Victoria Brownworth, one of my favorite columnists (even when I don't agree with her), has an important piece in the new print issue of Curve covering the problem of enslaved women and girls.
According to the United Nations and the British-based organization Anti-Slavery International, there are more people living in slavery today than at any other point in history. Almost 30 million adult slaves, including victims of human trafficking, debt bondage, and serfdom, are scattered across the globe. And the overwhelming majority of modern slaves - 75 percent - are women. According to the United Nations, 246 million children also live as slaves or in serfdom through unrestricted child labor, which the United Nations terms "virtual slavery." The majority of these children are girls whose parents have sold them into slavery or indentured servitude.
Brownworth's article goes on to cite cases of backbreaking child labor in quarries in India, chained textile laborers in Pakistan, Kenyan coffee workers poisoned by pesticides, and "virtual slaves" in agriculture in the United States. She also points out that the United States has refused to sign UN charters against the slavery of women and children, and has granted MFN status to countries that employ child labor.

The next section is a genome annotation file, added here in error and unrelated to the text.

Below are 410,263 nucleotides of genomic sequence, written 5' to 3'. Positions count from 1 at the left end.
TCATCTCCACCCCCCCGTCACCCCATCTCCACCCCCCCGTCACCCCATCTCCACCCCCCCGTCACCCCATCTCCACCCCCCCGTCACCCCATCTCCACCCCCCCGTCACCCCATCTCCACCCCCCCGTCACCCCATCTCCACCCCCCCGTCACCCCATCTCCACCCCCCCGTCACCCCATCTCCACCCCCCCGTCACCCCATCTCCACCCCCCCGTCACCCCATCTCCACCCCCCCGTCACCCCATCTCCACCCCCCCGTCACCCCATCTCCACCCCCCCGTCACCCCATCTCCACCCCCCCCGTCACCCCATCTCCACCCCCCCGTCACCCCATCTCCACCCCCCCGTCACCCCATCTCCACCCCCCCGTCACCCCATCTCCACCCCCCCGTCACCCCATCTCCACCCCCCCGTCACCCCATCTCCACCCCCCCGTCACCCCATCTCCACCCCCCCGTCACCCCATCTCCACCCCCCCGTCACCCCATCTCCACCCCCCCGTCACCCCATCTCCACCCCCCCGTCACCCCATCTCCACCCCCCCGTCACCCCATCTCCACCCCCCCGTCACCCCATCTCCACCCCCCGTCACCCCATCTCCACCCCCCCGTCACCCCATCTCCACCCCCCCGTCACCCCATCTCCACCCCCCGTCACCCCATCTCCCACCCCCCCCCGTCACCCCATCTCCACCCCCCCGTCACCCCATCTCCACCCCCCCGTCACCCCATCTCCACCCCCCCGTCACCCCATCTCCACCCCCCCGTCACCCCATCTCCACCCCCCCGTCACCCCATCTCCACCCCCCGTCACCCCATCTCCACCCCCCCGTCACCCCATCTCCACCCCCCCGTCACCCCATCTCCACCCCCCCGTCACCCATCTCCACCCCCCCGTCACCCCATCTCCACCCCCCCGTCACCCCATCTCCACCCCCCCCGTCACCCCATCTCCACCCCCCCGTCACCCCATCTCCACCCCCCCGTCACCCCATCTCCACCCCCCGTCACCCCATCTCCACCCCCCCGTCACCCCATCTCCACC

One important anti-slavery organization is iAbolish. Go to the link to find out how you can provide humanitarian support to survivors of slavery and help raise international awareness (thanks, Andrej Mucic, for your Tour de Freedom event), and don't miss the chance to send our Secretary of State an e-mail urging her to do the right thing, and to "place the security of the Sudanese people at the top of your agenda, especially in this time of confusion and renewed violence in Sudan."
But wait! There's more. The Bush Administration has courageously invested some $400 billion, the lives of our fighting men and women, and a great deal of political capital in the liberation of Iraq from Saddam's Ba'athist regime. There's still much more to be done, though, and it's up to you and me to help. So here's my plug for Women for Women International, which was founded by an Iraqi woman named Zainab Salbi. There's information about what you can do to help Iraqi women. But it's not just about Iraq - Women for Women has programs in Afghanistan, Bosnia/Herzegovina, Colombia, DR Congo, Kosovo, Nigeria, and Rwanda.
Finally, one more antislavery organization is Free the Slaves, which works in partnership with Anti-Slavery International to pressure governments on the problem of slavery.
I know there's going to be somebody out there whining that "I can't support this or that organization because they're endorsed by right/left -wing nutjobs, and I'm a left/right -wing nutjob." Get over it. This is everybody's problem. Now go do something.